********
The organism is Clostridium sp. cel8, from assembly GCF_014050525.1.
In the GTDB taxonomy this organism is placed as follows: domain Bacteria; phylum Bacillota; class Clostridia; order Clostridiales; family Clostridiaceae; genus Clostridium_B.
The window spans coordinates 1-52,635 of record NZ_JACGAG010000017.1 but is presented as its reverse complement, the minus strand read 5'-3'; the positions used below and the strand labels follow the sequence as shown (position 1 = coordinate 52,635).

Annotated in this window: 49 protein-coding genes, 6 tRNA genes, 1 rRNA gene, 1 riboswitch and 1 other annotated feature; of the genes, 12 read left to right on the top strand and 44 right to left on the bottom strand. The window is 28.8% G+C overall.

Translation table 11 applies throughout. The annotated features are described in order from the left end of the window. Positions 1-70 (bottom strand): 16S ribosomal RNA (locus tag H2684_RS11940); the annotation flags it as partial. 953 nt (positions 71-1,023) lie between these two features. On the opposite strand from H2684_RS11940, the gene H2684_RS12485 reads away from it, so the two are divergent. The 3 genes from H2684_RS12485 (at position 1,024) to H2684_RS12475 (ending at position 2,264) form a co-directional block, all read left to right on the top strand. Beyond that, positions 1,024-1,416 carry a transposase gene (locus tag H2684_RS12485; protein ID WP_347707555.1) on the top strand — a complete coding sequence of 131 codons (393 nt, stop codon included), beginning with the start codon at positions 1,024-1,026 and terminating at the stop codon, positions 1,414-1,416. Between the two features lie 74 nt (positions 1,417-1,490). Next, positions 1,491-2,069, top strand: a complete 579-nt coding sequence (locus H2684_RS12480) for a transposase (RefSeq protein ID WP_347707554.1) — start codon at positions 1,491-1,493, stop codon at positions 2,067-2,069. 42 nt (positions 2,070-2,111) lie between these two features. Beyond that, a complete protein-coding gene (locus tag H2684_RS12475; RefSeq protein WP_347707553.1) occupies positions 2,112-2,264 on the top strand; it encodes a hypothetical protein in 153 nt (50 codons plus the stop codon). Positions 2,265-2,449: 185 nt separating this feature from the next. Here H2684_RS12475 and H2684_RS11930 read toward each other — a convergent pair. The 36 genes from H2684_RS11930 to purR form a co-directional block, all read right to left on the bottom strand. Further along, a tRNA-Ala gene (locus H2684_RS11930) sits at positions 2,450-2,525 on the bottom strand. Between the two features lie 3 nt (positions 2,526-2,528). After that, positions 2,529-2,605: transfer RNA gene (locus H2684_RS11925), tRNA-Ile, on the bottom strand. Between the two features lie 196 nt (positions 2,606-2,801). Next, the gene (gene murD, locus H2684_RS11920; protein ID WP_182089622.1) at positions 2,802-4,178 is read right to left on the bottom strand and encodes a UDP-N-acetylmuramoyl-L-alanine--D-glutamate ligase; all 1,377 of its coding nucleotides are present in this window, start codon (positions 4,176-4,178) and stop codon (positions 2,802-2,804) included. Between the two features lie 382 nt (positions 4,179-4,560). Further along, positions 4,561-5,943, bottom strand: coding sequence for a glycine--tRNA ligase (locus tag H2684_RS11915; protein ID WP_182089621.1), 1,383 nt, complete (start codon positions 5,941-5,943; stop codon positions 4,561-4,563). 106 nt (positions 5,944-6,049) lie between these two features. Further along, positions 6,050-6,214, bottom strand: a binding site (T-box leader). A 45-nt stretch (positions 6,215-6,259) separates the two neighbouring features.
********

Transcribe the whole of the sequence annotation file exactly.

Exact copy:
The organism is Clostridium sp. cel8, from assembly GCF_014050525.1.
In the GTDB taxonomy this organism is placed as follows: domain Bacteria; phylum Bacillota; class Clostridia; order Clostridiales; family Clostridiaceae; genus Clostridium_B.
The window spans coordinates 1-52,635 of record NZ_JACGAG010000017.1 but is presented as its reverse complement, the minus strand read 5'-3'; the positions used below and the strand labels follow the sequence as shown (position 1 = coordinate 52,635).

Annotated in this window: 49 protein-coding genes, 6 tRNA genes, 1 rRNA gene, 1 riboswitch and 1 other annotated feature; of the genes, 12 read left to right on the top strand and 44 right to left on the bottom strand. The window is 28.8% G+C overall.

Translation table 11 applies throughout. The annotated features are described in order from the left end of the window. Positions 1-70 (bottom strand): 16S ribosomal RNA (locus tag H2684_RS11940); the annotation flags it as partial. 953 nt (positions 71-1,023) lie between these two features. On the opposite strand from H2684_RS11940, the gene H2684_RS12485 reads away from it, so the two are divergent. The 3 genes from H2684_RS12485 (at position 1,024) to H2684_RS12475 (ending at position 2,264) form a co-directional block, all read left to right on the top strand. Beyond that, positions 1,024-1,416 carry a transposase gene (locus tag H2684_RS12485; protein ID WP_347707555.1) on the top strand — a complete coding sequence of 131 codons (393 nt, stop codon included), beginning with the start codon at positions 1,024-1,026 and terminating at the stop codon, positions 1,414-1,416. Between the two features lie 74 nt (positions 1,417-1,490). Next, positions 1,491-2,069, top strand: a complete 579-nt coding sequence (locus H2684_RS12480) for a transposase (RefSeq protein ID WP_347707554.1) — start codon at positions 1,491-1,493, stop codon at positions 2,067-2,069. 42 nt (positions 2,070-2,111) lie between these two features. Beyond that, a complete protein-coding gene (locus tag H2684_RS12475; RefSeq protein WP_347707553.1) occupies positions 2,112-2,264 on the top strand; it encodes a hypothetical protein in 153 nt (50 codons plus the stop codon). Positions 2,265-2,449: 185 nt separating this feature from the next. Here H2684_RS12475 and H2684_RS11930 read toward each other — a convergent pair. The 36 genes from H2684_RS11930 to purR form a co-directional block, all read right to left on the bottom strand. Further along, a tRNA-Ala gene (locus H2684_RS11930) sits at positions 2,450-2,525 on the bottom strand. Between the two features lie 3 nt (positions 2,526-2,528). After that, positions 2,529-2,605: transfer RNA gene (locus H2684_RS11925), tRNA-Ile, on the bottom strand. Between the two features lie 196 nt (positions 2,606-2,801). Next, the gene (gene murD, locus H2684_RS11920; protein ID WP_182089622.1) at positions 2,802-4,178 is read right to left on the bottom strand and encodes a UDP-N-acetylmuramoyl-L-alanine--D-glutamate ligase; all 1,377 of its coding nucleotides are present in this window, start codon (positions 4,176-4,178) and stop codon (positions 2,802-2,804) included. Between the two features lie 382 nt (positions 4,179-4,560). Further along, positions 4,561-5,943, bottom strand: coding sequence for a glycine--tRNA ligase (locus tag H2684_RS11915; protein ID WP_182089621.1), 1,383 nt, complete (start codon positions 5,941-5,943; stop codon positions 4,561-4,563). 106 nt (positions 5,944-6,049) lie between these two features. Further along, positions 6,050-6,214, bottom strand: a binding site (T-box leader). A 45-nt stretch (positions 6,215-6,259) separates the two neighbouring features.